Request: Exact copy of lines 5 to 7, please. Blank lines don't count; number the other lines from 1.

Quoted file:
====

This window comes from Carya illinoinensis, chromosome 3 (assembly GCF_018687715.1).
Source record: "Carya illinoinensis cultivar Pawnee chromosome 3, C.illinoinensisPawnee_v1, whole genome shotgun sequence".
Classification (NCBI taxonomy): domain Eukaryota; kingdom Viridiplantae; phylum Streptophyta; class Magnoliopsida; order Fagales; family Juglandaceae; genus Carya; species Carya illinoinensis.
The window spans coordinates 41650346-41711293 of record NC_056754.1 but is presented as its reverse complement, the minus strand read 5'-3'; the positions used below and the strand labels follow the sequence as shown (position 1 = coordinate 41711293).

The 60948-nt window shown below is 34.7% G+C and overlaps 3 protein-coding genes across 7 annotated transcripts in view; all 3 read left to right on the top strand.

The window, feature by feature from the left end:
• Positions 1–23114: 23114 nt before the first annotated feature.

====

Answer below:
The 60948-nt window shown below is 34.7% G+C and overlaps 3 protein-coding genes across 7 annotated transcripts in view; all 3 read left to right on the top strand.

The window, feature by feature from the left end:
• Positions 1–23114: 23114 nt before the first annotated feature.